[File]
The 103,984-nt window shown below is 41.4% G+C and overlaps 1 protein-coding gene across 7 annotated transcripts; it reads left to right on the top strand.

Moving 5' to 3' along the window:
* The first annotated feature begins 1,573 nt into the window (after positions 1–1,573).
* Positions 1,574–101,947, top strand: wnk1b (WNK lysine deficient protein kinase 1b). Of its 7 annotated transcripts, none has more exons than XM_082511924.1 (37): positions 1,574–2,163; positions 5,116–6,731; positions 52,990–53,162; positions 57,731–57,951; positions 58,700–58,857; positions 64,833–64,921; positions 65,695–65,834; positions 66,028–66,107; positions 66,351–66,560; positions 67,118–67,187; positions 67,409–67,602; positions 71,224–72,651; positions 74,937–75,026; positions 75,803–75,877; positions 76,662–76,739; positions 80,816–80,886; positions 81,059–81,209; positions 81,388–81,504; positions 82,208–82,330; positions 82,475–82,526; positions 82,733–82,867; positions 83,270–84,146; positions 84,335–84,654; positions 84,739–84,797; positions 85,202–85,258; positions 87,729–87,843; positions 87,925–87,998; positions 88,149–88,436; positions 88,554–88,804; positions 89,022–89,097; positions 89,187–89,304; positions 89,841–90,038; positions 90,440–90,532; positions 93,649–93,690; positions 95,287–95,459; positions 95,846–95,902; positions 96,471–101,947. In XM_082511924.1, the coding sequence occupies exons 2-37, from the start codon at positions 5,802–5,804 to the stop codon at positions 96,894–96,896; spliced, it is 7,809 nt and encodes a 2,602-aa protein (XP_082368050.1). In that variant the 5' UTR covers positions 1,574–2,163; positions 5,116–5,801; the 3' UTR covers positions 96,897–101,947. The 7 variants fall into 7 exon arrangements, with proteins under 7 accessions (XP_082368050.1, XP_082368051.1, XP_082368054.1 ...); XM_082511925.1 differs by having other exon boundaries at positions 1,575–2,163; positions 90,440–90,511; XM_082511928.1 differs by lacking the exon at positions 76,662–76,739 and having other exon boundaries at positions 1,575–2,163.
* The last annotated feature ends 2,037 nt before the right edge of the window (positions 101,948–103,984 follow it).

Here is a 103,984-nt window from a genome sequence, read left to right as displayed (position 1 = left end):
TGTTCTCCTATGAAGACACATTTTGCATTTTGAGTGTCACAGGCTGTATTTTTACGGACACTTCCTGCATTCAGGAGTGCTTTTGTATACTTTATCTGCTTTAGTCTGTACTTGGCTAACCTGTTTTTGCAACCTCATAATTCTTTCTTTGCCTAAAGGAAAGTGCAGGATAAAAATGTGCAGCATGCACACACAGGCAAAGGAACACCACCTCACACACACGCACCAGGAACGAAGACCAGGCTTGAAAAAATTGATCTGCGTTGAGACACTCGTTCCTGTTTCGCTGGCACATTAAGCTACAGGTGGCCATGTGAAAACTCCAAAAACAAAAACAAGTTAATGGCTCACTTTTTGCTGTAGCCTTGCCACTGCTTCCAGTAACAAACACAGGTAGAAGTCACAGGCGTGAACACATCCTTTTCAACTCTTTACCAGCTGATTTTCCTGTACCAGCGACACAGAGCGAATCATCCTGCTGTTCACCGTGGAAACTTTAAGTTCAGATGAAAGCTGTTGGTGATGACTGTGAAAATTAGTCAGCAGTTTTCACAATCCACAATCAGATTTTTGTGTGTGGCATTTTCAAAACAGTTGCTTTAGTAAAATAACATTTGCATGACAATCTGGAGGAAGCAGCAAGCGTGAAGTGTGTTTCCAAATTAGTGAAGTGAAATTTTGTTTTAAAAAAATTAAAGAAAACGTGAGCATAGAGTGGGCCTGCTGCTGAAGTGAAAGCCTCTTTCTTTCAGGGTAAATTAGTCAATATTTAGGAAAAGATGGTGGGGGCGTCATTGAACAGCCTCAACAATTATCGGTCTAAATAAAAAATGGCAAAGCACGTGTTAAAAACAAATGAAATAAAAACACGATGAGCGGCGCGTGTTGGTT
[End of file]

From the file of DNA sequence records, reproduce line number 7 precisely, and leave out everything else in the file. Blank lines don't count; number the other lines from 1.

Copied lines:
TGTTCTCCTATGAAGACACATTTTGCATTTTGAGTGTCACAGGCTGTATTTTTACGGACACTTCCTGCATTCAGGAGTGCTTTTGTATACTTTATCTGCTTTAGTCTGTACTTGGCTAACCTGTTTTTGCAACCTCATAATTCTTTCTTTGCCTAAAGGAAAGTGCAGGATAAAAATGTGCAGCATGCACACACAGGCAAAGGAACACCACCTCACACACACGCACCAGGAACGAAGACCAGGCTTGAAAAAATTGATCTGCGTTGAGACACTCGTTCCTGTTTCGCTGGCACATTAAGCTACAGGTGGCCATGTGAAAACTCCAAAAACAAAAACAAGTTAATGGCTCACTTTTTGCTGTAGCCTTGCCACTGCTTCCAGTAACAAACACAGGTAGAAGTCACAGGCGTGAACACATCCTTTTCAACTCTTTACCAGCTGATTTTCCTGTACCAGCGACACAGAGCGAATCATCCTGCTGTTCACCGTGGAAACTTTAAGTTCAGATGAAAGCTGTTGGTGATGACTGTGAAAATTAGTCAGCAGTTTTCACAATCCACAATCAGATTTTTGTGTGTGGCATTTTCAAAACAGTTGCTTTAGTAAAATAACATTTGCATGACAATCTGGAGGAAGCAGCAAGCGTGAAGTGTGTTTCCAAATTAGTGAAGTGAAATTTTGTTTTAAAAAAATTAAAGAAAACGTGAGCATAGAGTGGGCCTGCTGCTGAAGTGAAAGCCTCTTTCTTTCAGGGTAAATTAGTCAATATTTAGGAAAAGATGGTGGGGGCGTCATTGAACAGCCTCAACAATTATCGGTCTAAATAAAAAATGGCAAAGCACGTGTTAAAAACAAATGAAATAAAAACACGATGAGCGGCGCGTGTTGGTT